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Alkene
In organic chemistry, an alkene is an unsaturated hydrocarbon that contains at least one carbon–carbon double bond.[1] The words alkene and olefin are often used interchangeably (see nomenclature section below). Acyclic alkenes, with only one double bond and no other functional groups, known as mono-enes, form a homologous series of hydrocarbons with the general formula CnH2n.[2] Alkenes have two hydrogen atoms fewer than the corresponding alkane (with the same number of carbon atoms)
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Electrophilic Addition
In organic chemistry, an electrophilic addition reaction is an addition reaction where, in a chemical compound, a π bond is broken and two new σ bonds are formed. The substrate of an electrophilic addition reaction must have a double bond or triple bond.[1] The driving force for this reaction is the formation of an electrophile X+ that forms a covalent bond with an electron-rich unsaturated C=C bond. The positive charge on X is transferred to the carbon-carbon bond, forming a carbocation during the formation of the C-X bond.In step 2 of an electrophilic addition, the positively charged intermediate combines with (Y) that is electron-rich and usually an anion to form the second covalent bond. Step 2 is the same nucleophilic attack process found in an SN1 reaction
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Electron
The electron is a subatomic particle, symbol e− or β−, whose electric charge is negative one elementary charge.[8] Electrons belong to the first generation of the lepton particle family,[9] and are generally thought to be elementary particles because they have no known components or substructure.[1] The electron has a mass that is approximately 1/1836 that of the proton.[10] Quantum mechanical properties of the electron include an intrinsic angular momentum (spin) of a half-integer value, expressed in units of the reduced Planck constant, ħ. As it is a fermion, no two electrons can occupy the same quantum state, in accordance with the Pauli exclusion principle.[9] Like all elementary particles, electrons exhibit properties of both particles and waves: they can collide with other particles and can be diffracted like light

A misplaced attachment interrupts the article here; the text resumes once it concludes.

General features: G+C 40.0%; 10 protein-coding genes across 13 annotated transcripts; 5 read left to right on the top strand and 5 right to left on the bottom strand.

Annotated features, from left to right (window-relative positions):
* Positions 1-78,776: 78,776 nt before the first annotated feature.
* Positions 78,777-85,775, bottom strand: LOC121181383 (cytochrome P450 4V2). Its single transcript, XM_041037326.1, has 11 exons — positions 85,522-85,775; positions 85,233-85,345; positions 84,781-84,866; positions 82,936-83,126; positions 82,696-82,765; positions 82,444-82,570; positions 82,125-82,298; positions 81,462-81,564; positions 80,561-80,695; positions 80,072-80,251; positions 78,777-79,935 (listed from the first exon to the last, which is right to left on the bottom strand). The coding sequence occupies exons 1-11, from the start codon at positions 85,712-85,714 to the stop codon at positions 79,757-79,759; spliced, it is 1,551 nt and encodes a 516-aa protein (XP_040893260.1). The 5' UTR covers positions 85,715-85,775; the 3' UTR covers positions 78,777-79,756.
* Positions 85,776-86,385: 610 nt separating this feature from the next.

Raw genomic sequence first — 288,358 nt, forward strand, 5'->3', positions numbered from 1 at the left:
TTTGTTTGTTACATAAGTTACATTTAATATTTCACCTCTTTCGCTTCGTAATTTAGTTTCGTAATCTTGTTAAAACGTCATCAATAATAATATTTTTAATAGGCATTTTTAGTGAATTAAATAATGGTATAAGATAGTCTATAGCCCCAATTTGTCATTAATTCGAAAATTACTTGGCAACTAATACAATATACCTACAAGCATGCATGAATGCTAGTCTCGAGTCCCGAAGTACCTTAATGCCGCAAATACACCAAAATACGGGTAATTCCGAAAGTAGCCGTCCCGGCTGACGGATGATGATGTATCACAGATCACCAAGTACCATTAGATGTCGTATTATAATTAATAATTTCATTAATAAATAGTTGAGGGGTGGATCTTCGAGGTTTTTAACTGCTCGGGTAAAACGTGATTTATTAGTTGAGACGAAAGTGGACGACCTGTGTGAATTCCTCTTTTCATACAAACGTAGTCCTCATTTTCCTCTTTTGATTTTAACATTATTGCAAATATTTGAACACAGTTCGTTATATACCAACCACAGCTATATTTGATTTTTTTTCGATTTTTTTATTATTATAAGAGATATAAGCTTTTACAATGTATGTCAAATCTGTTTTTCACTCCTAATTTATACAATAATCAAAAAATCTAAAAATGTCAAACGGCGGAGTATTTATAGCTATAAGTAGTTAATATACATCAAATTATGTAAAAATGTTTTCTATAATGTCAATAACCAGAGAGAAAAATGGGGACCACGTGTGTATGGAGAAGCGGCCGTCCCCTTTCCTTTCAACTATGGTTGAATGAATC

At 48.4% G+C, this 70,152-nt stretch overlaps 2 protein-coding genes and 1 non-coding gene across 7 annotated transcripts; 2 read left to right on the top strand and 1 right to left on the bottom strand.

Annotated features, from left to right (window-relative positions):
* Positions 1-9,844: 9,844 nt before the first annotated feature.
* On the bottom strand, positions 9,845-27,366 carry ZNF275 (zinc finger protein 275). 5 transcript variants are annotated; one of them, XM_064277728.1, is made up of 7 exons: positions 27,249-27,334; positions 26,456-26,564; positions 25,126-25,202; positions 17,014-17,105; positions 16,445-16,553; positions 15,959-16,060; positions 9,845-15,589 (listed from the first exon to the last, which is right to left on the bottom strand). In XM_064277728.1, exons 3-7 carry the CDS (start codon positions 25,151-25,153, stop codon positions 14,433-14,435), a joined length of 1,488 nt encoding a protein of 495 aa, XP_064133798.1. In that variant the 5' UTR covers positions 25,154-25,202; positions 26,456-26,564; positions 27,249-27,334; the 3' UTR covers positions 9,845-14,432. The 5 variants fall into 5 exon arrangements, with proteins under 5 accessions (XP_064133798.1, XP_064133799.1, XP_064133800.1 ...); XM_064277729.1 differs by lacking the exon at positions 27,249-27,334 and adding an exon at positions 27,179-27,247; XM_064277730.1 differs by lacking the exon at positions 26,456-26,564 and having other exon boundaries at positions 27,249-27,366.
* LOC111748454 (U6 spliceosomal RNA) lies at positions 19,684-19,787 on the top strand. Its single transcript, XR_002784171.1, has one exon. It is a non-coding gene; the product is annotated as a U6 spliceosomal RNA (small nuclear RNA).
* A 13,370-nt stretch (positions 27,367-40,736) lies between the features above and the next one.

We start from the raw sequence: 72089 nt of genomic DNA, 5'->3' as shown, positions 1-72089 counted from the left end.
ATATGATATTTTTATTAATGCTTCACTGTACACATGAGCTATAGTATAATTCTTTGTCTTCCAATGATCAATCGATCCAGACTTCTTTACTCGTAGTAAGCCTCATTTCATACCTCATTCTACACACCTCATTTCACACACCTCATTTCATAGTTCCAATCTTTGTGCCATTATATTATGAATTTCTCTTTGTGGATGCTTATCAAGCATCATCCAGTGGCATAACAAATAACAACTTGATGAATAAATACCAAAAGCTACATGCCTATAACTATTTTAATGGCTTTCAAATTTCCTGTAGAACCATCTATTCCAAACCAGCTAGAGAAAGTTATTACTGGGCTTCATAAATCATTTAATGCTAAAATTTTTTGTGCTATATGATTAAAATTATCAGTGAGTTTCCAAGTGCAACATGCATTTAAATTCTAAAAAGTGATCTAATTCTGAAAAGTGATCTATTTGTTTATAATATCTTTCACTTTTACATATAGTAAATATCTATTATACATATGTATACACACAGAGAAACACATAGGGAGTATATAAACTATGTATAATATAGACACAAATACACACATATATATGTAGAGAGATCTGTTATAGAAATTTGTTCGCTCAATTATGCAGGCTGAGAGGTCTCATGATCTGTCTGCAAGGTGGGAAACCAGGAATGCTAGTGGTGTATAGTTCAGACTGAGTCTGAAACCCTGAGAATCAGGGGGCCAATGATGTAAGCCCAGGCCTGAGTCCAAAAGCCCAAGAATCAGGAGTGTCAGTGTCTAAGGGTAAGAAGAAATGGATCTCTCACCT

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Orbital Hybridization
In chemistry, orbital hybridisation (or hybridization) is the concept of mixing atomic orbitals into new hybrid orbitals (with different energies, shapes, etc., than the component atomic orbitals) suitable for the pairing of electrons to form chemical bonds in valence bond theory. Hybrid orbitals are very useful in the explanation of molecular geometry and atomic bonding properties
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Isomer
An isomer (/ˈaɪsəmər/; from Greek ἰσομερής, isomerès; isos = "equal", méros = "part") is a molecule with the same molecular formula as another molecule, but with a different chemical structure. Isomers contain the same number of atoms of each element, but have different arrangements of their atoms.[1][2] Isomers do not necessarily share similar properties, unless they also have the same functional groups
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E-Z Notation
E-Z configuration, or the E-Z convention, is the IUPAC
IUPAC
preferred method of describing the absolute stereochemistry of double bonds in organic chemistry
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Pyramidalization
In chemistry, trigonal planar is a molecular geometry model with one atom at the center and three atoms at the corners of an equilateral triangle, called peripheral atoms, all in one plane.[1] In an ideal trigonal planar species, all three ligands are identical and all bond angles are 120°. Such species belong to the point group D3h. Molecules where the three ligands are not identical, such as H2CO, deviate from this idealized geometry. Examples of molecules with trigonal planar geometry include boron trifluoride (BF3), formaldehyde (H2CO), phosgene (COCl2), and sulfur trioxide (SO3). Some ions with trigonal planar geometry include nitrate (NO− 3), carbonate (CO2− 3), and guanidinium (C(NH 2)+ 3)
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Cyclooctene
Cyclooctene
Cyclooctene
is a cycloalkene with an eight-membered ring. It is notable because it is the smallest cycloalkene that can exist as either the cis- or trans-isomer with the cis-isomer more common. Its most stable cis stereoisomer can adopt various conformations, the most stable one being shaped like a ribbon;[1] its most stable trans-conformer is shaped like the 8-carbon equivalent chair conformation of cyclohexane. See also[edit]cis-Cyclooctene trans-CycloocteneReferences[edit]^ Neuenschwander, Ulrich; Hermans, Ive (2011). "The Conformations of Cyclooctene: Consequences for Epoxidation Chemistry". J. Org. Chem. 76 (24): 10236–10240
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Dihedral Angle
A dihedral angle is the angle between two intersecting planes. In chemistry it is the angle between planes through two sets of three atoms, having two atoms in common. In solid geometry it is defined as the union of a line and two half-planes that have this line as a common edge